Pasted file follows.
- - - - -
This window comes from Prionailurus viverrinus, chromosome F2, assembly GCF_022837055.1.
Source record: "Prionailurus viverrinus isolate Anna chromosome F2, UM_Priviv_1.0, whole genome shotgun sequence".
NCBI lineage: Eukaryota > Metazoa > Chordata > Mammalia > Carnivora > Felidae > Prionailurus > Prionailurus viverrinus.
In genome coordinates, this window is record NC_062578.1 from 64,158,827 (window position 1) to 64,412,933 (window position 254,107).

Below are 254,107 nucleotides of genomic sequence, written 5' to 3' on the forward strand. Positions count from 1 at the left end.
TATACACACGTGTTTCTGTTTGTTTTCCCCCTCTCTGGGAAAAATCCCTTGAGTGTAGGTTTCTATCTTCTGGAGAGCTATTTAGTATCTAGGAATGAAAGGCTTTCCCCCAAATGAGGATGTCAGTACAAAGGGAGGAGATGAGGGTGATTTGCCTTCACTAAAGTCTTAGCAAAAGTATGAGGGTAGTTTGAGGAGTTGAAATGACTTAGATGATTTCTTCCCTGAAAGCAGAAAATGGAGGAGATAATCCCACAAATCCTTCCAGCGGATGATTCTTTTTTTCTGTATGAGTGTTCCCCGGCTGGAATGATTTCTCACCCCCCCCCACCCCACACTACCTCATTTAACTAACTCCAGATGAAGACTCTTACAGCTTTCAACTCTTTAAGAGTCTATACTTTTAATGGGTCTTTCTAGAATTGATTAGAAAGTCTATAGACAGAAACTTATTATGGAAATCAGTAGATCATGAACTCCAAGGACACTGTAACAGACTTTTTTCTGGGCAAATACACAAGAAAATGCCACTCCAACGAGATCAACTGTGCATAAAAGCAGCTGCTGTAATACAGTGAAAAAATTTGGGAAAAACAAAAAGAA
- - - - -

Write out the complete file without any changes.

This window comes from Prionailurus viverrinus, chromosome F2, assembly GCF_022837055.1.
Source record: "Prionailurus viverrinus isolate Anna chromosome F2, UM_Priviv_1.0, whole genome shotgun sequence".
NCBI lineage: Eukaryota > Metazoa > Chordata > Mammalia > Carnivora > Felidae > Prionailurus > Prionailurus viverrinus.
In genome coordinates, this window is record NC_062578.1 from 64,158,827 (window position 1) to 64,412,933 (window position 254,107).

Below are 254,107 nucleotides of genomic sequence, written 5' to 3' on the forward strand. Positions count from 1 at the left end.
TATACACACGTGTTTCTGTTTGTTTTCCCCCTCTCTGGGAAAAATCCCTTGAGTGTAGGTTTCTATCTTCTGGAGAGCTATTTAGTATCTAGGAATGAAAGGCTTTCCCCCAAATGAGGATGTCAGTACAAAGGGAGGAGATGAGGGTGATTTGCCTTCACTAAAGTCTTAGCAAAAGTATGAGGGTAGTTTGAGGAGTTGAAATGACTTAGATGATTTCTTCCCTGAAAGCAGAAAATGGAGGAGATAATCCCACAAATCCTTCCAGCGGATGATTCTTTTTTTCTGTATGAGTGTTCCCCGGCTGGAATGATTTCTCACCCCCCCCCACCCCACACTACCTCATTTAACTAACTCCAGATGAAGACTCTTACAGCTTTCAACTCTTTAAGAGTCTATACTTTTAATGGGTCTTTCTAGAATTGATTAGAAAGTCTATAGACAGAAACTTATTATGGAAATCAGTAGATCATGAACTCCAAGGACACTGTAACAGACTTTTTTCTGGGCAAATACACAAGAAAATGCCACTCCAACGAGATCAACTGTGCATAAAAGCAGCTGCTGTAATACAGTGAAAAAATTTGGGAAAAACAAAAAGAA